ID.RA-5: Risk is assessed using threats, vulnerabilities, likelihoods, and impacts. Threat landscape assessments can be used to determine the overall risk to businesses by taking into account threats, vulnerabilities, and the likelihood of threats. An enterprise’s business locations should be included in a threat landscape, for instance, which should also include global geopolitical activity. Activities involving cyber, physical, insider, crypto/digital, and supply chain threats involving important vendors are of particular interest. To enable leaders to adapt as threats evolve, intelligence agencies seek to identify current and escalating threats.

Also Read: Resecurity presents Cyber Threat Intelligence and Dark Web Monitoring at Defense & Security 2022 

Supply Chain Administration

ID.SC-2: Using a cyber-supply chain risk assessment process, suppliers and third-party partners are identified, prioritized, and evaluated. Attack surface and reputation monitoring tools are used by threat intelligence providers to monitor the internet for critical suppliers. An organization should conduct threat intelligence monitoring and RFI responses for critical suppliers where data and services reside outside of an enterprise’s perimeter and could present a higher probability of compromise (ex. MSPs) after ranking its suppliers according to importance, medium level, and low level.

ID.SC-4: To ensure that suppliers and third-party partners are fulfilling their contractual obligations, routine evaluations such as audits, test results, and evaluations are conducted. To ensure that audits, test results, and questionnaires are reliable, managed service providers and threat intelligence providers should ideally continuously monitor the internet.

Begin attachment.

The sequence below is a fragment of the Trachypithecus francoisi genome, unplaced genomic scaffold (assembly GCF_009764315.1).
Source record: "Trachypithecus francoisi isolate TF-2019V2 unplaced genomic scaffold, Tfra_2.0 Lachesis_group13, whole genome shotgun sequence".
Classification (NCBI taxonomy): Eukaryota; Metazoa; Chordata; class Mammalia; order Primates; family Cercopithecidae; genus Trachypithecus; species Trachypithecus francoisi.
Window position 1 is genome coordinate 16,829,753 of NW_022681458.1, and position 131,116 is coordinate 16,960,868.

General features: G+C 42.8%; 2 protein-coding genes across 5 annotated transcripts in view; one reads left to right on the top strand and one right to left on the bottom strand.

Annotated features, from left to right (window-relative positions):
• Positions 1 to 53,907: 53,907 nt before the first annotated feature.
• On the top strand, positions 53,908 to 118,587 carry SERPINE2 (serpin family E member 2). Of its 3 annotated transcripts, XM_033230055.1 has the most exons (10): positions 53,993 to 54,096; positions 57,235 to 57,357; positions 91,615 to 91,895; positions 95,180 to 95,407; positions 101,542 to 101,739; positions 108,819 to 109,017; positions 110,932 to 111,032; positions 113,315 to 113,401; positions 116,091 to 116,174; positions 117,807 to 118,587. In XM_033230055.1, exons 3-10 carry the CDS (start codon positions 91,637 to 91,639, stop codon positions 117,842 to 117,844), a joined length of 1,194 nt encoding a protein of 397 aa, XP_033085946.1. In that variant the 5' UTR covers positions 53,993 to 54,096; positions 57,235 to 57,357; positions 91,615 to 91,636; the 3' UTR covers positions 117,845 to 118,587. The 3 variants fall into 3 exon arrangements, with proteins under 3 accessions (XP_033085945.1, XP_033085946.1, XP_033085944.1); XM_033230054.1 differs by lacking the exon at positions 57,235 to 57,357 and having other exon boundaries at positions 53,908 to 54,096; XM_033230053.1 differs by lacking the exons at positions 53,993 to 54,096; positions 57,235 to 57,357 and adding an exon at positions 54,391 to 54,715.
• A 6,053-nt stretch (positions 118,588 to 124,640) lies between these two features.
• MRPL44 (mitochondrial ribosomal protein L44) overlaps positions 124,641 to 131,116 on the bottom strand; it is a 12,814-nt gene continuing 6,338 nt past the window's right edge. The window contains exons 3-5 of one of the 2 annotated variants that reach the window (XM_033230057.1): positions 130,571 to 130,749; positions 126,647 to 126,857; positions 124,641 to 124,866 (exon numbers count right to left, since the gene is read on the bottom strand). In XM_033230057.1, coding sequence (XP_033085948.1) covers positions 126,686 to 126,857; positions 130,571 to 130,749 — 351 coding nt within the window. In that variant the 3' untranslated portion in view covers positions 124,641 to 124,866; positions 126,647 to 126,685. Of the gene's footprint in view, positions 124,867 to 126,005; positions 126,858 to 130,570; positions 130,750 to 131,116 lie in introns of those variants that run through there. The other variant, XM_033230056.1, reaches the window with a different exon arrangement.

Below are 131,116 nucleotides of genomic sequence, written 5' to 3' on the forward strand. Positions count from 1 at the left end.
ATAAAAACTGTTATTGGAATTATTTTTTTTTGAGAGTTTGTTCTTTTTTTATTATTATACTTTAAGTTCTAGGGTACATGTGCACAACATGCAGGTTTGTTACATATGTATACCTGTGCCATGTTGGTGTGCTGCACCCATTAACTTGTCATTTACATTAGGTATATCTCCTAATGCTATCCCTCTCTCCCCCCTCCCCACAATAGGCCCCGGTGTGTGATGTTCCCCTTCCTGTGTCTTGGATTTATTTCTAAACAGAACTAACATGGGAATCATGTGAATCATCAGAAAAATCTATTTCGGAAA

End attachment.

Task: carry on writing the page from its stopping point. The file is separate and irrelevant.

For legal and compliance reasons, vendor questionnaires should be regarded as the starting point in third party risk assessment. However, especially for high risk vendors, these questionnaires should be validated and contextualized with threat intelligence.

Threat intelligence programs can easily be justified by increasing cybersecurity and compliance programs with actionable intelligence that complements existing programs and adds insight, as was previously discussed. More enterprise organizations should use it because it is a useful strategy.

For more such updates follow us on Google News ITsecuritywire News. Please subscribe to our Newsletter for more updates

Previous articleThreema Criticized for Minimizing Security Research
Next articleSecurity Threats of Metaverse
Swapnil Mishra is a global news correspondent at OnDot media, with over six years of experience in the field. Specializing in technology journalism encompassing enterprise security and cybersecurity technology trends, Swapnil has established herself as a trusted voice in the industry. Having collaborated with various media outlets, she has honed her skills in content strategy, executive leadership, business strategy, industry insights, best practices, and thought leadership. As a journalism graduate, Swapnil possesses a keen eye for editorial detail and a mastery of language, enabling her to deliver compelling and informative news stories. She has a keen eye for detail and a knack for breaking down complex technical concepts into easy-to-understand language.